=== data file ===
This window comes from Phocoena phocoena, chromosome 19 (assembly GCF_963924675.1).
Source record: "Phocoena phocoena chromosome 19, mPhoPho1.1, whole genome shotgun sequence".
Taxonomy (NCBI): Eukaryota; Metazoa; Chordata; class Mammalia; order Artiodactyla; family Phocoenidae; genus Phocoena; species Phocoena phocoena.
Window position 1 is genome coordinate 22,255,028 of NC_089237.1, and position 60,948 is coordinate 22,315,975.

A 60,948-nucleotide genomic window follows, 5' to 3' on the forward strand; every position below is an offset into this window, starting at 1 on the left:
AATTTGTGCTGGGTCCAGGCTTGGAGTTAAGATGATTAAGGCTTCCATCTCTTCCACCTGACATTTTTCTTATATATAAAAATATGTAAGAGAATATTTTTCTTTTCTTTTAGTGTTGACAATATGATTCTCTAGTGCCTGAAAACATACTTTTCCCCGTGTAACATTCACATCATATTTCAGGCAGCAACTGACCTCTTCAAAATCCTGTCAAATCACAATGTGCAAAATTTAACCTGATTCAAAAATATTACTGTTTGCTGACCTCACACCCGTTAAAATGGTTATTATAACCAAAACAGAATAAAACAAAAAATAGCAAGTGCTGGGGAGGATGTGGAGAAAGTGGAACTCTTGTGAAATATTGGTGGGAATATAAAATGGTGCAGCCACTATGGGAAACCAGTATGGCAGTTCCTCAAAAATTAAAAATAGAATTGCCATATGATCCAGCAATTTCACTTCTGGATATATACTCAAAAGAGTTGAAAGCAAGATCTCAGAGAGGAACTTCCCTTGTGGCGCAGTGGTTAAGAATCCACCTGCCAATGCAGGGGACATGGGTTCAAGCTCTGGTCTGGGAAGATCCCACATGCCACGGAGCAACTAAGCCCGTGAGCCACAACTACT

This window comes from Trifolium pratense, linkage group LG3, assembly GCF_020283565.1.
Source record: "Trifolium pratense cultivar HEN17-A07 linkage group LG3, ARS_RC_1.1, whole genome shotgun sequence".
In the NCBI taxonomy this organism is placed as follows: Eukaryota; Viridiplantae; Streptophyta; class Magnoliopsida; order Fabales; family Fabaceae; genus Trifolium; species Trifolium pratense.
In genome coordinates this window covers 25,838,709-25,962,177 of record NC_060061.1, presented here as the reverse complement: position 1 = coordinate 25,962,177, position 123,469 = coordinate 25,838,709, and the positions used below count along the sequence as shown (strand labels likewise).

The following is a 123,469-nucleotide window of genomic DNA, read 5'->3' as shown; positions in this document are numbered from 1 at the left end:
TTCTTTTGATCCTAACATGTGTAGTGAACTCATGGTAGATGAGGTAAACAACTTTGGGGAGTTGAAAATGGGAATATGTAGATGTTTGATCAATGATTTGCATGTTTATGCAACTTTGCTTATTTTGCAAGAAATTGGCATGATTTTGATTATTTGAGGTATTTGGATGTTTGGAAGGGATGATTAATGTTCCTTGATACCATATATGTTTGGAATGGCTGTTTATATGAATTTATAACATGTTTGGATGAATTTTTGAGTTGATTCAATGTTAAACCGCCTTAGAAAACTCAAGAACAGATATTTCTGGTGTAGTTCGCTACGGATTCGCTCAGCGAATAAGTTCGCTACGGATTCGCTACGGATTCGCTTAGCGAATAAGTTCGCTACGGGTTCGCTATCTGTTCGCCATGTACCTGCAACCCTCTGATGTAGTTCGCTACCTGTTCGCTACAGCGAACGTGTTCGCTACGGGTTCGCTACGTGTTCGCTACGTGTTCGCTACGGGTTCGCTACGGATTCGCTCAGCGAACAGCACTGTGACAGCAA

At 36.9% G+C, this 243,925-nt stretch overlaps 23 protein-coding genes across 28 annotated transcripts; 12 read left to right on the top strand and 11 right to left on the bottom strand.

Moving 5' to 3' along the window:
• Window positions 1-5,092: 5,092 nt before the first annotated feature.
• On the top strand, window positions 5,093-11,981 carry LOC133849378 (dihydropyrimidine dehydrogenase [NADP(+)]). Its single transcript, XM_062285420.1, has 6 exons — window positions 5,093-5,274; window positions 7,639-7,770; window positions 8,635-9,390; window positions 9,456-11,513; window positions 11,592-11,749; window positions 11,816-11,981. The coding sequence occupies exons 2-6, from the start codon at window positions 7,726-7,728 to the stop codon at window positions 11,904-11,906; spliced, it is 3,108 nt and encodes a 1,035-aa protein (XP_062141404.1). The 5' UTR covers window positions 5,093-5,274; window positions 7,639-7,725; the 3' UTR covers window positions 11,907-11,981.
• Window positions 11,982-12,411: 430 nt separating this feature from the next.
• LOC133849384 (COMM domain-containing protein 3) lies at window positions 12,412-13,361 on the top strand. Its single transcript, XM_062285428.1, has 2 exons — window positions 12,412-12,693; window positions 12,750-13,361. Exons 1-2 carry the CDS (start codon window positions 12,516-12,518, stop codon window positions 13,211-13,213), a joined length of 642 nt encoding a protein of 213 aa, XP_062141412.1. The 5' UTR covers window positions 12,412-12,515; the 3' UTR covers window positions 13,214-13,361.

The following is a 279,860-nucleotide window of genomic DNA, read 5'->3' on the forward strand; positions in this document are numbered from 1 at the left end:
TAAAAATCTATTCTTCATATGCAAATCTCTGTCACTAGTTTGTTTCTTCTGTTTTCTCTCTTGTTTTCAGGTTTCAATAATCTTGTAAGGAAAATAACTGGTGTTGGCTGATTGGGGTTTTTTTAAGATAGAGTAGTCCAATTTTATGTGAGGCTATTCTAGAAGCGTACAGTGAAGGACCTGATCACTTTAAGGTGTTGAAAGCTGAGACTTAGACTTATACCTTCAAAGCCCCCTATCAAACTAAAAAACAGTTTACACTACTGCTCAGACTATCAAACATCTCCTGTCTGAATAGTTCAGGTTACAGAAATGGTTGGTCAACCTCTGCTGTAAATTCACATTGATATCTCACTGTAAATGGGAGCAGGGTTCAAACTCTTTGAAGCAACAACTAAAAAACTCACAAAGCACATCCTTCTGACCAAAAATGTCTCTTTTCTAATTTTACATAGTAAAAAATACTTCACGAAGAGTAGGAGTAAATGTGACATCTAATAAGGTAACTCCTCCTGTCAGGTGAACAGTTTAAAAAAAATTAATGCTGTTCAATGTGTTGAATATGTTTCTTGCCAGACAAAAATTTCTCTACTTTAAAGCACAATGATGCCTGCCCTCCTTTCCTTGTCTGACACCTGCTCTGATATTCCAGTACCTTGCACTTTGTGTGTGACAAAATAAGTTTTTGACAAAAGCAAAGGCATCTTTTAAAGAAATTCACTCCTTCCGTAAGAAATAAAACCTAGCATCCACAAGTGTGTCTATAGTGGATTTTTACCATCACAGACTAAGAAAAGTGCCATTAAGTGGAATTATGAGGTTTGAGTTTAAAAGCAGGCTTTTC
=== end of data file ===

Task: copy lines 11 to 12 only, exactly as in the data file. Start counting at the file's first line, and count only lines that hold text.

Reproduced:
The following is a 123,469-nucleotide window of genomic DNA, read 5'->3' as shown; positions in this document are numbered from 1 at the left end:
TTCTTTTGATCCTAACATGTGTAGTGAACTCATGGTAGATGAGGTAAACAACTTTGGGGAGTTGAAAATGGGAATATGTAGATGTTTGATCAATGATTTGCATGTTTATGCAACTTTGCTTATTTTGCAAGAAATTGGCATGATTTTGATTATTTGAGGTATTTGGATGTTTGGAAGGGATGATTAATGTTCCTTGATACCATATATGTTTGGAATGGCTGTTTATATGAATTTATAACATGTTTGGATGAATTTTTGAGTTGATTCAATGTTAAACCGCCTTAGAAAACTCAAGAACAGATATTTCTGGTGTAGTTCGCTACGGATTCGCTCAGCGAATAAGTTCGCTACGGATTCGCTACGGATTCGCTTAGCGAATAAGTTCGCTACGGGTTCGCTATCTGTTCGCCATGTACCTGCAACCCTCTGATGTAGTTCGCTACCTGTTCGCTACAGCGAACGTGTTCGCTACGGGTTCGCTACGTGTTCGCTACGTGTTCGCTACGGGTTCGCTACGGATTCGCTCAGCGAACAGCACTGTGACAGCAA